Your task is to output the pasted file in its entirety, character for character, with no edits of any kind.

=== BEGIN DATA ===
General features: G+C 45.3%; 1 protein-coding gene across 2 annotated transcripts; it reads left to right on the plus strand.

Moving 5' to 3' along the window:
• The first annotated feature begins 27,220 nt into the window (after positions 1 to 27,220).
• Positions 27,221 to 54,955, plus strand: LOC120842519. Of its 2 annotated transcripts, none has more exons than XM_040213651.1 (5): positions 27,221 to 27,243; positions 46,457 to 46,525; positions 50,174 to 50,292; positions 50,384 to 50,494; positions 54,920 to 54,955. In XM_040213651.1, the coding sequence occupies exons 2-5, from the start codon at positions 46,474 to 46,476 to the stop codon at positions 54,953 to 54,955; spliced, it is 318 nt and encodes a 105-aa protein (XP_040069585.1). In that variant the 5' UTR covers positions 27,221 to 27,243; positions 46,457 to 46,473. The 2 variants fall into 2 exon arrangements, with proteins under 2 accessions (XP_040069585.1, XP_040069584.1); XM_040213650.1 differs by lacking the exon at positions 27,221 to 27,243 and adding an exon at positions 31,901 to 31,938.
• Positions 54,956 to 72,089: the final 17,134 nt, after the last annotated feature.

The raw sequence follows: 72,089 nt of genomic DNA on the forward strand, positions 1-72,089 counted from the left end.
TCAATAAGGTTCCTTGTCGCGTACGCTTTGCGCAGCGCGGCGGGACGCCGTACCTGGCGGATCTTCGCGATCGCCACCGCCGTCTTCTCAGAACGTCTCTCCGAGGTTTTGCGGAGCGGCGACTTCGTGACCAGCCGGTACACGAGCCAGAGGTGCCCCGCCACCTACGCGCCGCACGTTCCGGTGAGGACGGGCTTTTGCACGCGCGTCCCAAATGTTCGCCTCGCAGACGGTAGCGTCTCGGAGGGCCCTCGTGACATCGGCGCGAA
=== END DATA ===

General features: G+C 45.3%; 1 protein-coding gene across 2 annotated transcripts; it reads left to right on the plus strand.

Moving 5' to 3' along the window:
• The first annotated feature begins 27,220 nt into the window (after positions 1 to 27,220).
• Positions 27,221 to 54,955, plus strand: LOC120842519. Of its 2 annotated transcripts, none has more exons than XM_040213651.1 (5): positions 27,221 to 27,243; positions 46,457 to 46,525; positions 50,174 to 50,292; positions 50,384 to 50,494; positions 54,920 to 54,955. In XM_040213651.1, the coding sequence occupies exons 2-5, from the start codon at positions 46,474 to 46,476 to the stop codon at positions 54,953 to 54,955; spliced, it is 318 nt and encodes a 105-aa protein (XP_040069585.1). In that variant the 5' UTR covers positions 27,221 to 27,243; positions 46,457 to 46,473. The 2 variants fall into 2 exon arrangements, with proteins under 2 accessions (XP_040069585.1, XP_040069584.1); XM_040213650.1 differs by lacking the exon at positions 27,221 to 27,243 and adding an exon at positions 31,901 to 31,938.
• Positions 54,956 to 72,089: the final 17,134 nt, after the last annotated feature.

The raw sequence follows: 72,089 nt of genomic DNA on the forward strand, positions 1-72,089 counted from the left end.
TCAATAAGGTTCCTTGTCGCGTACGCTTTGCGCAGCGCGGCGGGACGCCGTACCTGGCGGATCTTCGCGATCGCCACCGCCGTCTTCTCAGAACGTCTCTCCGAGGTTTTGCGGAGCGGCGACTTCGTGACCAGCCGGTACACGAGCCAGAGGTGCCCCGCCACCTACGCGCCGCACGTTCCGGTGAGGACGGGCTTTTGCACGCGCGTCCCAAATGTTCGCCTCGCAGACGGTAGCGTCTCGGAGGGCCCTCGTGACATCGGCGCGAA